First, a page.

Obama: Taliban Leader’s Death a ‘Milestone’ for Afghan Peace

HANOI, Vietnam (AP) -
This photo taken by freelance photographer Abdul Malik on Saturday, May 21, 2016, purports to show volunteers standing near the wreckage of the destroyed vehicle, in which Mullah Mohammad Akhtar Mansour was allegedly traveling in the Ahmed Wal area in Baluchistan province of Pakistan, near Afghanistan border. A senior commander of the Afghan Taliban confirmed on Sunday that the extremist group's leader, Mullah Mohammad Akhtar Mansour, has been killed in a U.S. drone strike. (AP Photo/Abdul Malik)
Volunteers stand near the wreckage of the destroyed vehicle, in which Mullah Mohammad Akhtar Mansour was traveling in the Ahmed Wal area in Baluchistan province of Pakistan, near the Afghanistan border. (AP Photo/Abdul Malik)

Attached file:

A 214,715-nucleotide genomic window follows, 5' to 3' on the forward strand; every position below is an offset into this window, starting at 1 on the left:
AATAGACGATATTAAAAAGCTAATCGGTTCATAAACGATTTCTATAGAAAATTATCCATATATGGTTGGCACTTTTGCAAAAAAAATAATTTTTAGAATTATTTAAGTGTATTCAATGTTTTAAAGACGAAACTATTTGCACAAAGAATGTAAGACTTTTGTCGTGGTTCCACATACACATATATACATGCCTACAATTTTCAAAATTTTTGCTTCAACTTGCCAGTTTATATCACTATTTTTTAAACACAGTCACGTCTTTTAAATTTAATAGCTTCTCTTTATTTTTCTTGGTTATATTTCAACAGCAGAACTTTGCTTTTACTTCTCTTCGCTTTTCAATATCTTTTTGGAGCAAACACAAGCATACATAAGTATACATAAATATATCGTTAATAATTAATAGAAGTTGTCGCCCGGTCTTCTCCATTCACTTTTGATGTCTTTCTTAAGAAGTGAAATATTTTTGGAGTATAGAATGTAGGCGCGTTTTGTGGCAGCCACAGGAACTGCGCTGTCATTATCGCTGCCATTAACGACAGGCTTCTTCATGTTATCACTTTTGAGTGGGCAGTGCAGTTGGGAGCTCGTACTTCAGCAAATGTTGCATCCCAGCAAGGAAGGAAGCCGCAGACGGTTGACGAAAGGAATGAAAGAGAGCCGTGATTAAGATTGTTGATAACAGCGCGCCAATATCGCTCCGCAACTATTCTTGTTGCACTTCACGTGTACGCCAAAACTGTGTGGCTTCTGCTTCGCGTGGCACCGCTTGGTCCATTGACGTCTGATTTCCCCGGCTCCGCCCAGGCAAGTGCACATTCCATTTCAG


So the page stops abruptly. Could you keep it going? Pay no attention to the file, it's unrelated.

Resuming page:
President Barack Obama says the death of Taliban leader Mullah Mohammed Akhtar Mansour marks an “important milestone” in the longstanding effort to bring peace to Afghanistan.

Obama says Mansour’s death removes the leader of an organization that has continued to plot against and unleash attacks on U.S. and coalition forces, and that has waged war against the Afghan people.

In a written statement issued as he traveled in Vietnam, Obama says the U.S. will continue to take action against extremist networks that target the United States.

Mansour was killed when a U.S. drone fired on his vehicle in the southwestern Pakistan province of Baluchistan. He had emerged as the successor to Taliban founder Mullah Mohammad Omar, whose 2013 death was only revealed last summer.